This is a super specific article topic, but I wasn’t able to find a simple solution after looking around for a while, so here’s what I worked out.

Backbone.Marionette allows you to define an object in your view called templateHelpers. The keys of this object turn into helper names that you can then use in your template:


    title: 'My Page',

    templateHelpers: {
        title: function () {
            return this.title;


This is so helpful for using View attributes in a template, especially when you’re working with a View that isn’t backed by a model. So, given the above, I want to be able to have my template read: \<h1\>\{\{ title \}\}\</h1\>.

Unfortunately, if you compile this and view it, you’ll just see this:

<h1>function() { return this.title; }</h1>

Since this feature was written with Underscore.js templates in mind, the expectation is that the entire function gets passed into the template and then you call the method directly from the template. Not possible with Handlebars. So let’s modify the Marionette method!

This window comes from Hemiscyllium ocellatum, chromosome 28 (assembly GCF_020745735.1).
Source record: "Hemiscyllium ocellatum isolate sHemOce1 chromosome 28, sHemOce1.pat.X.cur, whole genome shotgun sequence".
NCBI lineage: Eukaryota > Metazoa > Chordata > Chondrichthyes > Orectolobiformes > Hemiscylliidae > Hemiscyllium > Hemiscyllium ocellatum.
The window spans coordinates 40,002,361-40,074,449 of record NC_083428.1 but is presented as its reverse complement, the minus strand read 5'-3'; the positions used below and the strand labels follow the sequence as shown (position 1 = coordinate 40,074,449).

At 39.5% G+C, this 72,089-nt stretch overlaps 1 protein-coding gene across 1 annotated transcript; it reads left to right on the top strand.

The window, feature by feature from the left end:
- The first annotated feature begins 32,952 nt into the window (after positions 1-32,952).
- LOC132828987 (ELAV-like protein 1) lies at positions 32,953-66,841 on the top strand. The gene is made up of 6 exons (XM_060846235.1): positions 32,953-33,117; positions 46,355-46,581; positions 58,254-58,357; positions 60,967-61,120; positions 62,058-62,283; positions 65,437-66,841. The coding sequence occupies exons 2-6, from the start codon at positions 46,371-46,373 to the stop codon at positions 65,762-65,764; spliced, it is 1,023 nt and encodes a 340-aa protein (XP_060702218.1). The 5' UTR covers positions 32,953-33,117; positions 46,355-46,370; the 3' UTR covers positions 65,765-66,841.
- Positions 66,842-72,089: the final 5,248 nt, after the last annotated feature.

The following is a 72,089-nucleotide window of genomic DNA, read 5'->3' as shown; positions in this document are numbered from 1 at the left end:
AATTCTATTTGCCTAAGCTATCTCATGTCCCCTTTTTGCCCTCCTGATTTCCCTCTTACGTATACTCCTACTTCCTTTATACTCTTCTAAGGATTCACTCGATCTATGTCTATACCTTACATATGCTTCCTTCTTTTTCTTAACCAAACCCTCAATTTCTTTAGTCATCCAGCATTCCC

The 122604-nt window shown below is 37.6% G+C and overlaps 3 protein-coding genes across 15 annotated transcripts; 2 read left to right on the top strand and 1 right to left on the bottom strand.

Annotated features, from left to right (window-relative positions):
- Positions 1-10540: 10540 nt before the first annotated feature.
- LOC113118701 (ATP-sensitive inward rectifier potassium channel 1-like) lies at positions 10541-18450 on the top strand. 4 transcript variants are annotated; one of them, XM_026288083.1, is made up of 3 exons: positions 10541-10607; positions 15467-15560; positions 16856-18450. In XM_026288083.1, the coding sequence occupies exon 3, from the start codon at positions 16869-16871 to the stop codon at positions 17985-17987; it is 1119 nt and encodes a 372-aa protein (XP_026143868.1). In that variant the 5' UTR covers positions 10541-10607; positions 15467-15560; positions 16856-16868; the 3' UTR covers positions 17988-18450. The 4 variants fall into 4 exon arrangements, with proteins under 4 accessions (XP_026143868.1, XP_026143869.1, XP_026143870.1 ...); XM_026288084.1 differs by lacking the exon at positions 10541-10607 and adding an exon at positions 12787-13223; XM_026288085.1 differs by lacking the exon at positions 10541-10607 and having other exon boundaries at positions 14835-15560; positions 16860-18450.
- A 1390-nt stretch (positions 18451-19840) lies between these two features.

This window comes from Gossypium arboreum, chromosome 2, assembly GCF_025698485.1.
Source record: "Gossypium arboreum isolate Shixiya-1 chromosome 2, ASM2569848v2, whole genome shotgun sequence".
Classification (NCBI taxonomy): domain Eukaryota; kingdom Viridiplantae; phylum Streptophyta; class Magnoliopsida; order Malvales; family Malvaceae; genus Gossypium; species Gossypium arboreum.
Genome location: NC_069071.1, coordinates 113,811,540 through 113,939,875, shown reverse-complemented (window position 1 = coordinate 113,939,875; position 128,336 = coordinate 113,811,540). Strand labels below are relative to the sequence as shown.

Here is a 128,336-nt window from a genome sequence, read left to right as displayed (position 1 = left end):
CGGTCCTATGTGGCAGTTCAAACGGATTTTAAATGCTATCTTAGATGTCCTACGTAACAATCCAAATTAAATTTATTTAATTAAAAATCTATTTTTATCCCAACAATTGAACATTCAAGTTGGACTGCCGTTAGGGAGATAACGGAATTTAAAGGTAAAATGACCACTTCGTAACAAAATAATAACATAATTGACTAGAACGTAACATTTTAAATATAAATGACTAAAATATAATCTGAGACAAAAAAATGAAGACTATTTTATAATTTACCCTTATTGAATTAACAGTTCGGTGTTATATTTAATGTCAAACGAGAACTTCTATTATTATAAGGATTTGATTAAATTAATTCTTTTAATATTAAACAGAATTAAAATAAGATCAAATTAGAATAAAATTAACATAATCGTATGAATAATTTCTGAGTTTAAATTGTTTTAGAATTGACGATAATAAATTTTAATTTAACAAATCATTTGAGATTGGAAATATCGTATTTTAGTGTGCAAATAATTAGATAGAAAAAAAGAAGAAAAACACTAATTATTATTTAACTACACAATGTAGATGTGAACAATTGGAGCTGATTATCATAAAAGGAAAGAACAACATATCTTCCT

The method in question is part of Backbone.Marionette.ItemView and is called mixinTemplateHelpers. We’re going to override the whole thing:

Backbone.Marionette.ItemView.prototype.mixinTemplateHelpers = function (target) {
    var self = this;
    var templateHelpers = Marionette.getOption(self, "templateHelpers");
    var result = {};

    target = target || {};

    if (_.isFunction(templateHelpers)){
        templateHelpers =;

    // This _.each block is what we're adding
    _.each(templateHelpers, function (helper, index) {
        if (_.isFunction(helper)) {
            result[index] =;
        } else {
            result[index] = helper;

    return _.extend(target, result);

The original method gets the templateHelpers option from the View, evaluates it if it’s a function, and extends the target object with the result. Here, we’re taking it a step further by looping through each of the defined helpers to check if it is a function. If it is, we evaluate it and store the result. Note also that we’re storing the evaluated helpers in a separate object, result, so that we don’t override the original templateHelpers object. After that, we extend the target object as in the original method.

Ta-da! View-specific Handlebars helpers in your Backbone.Marionette app.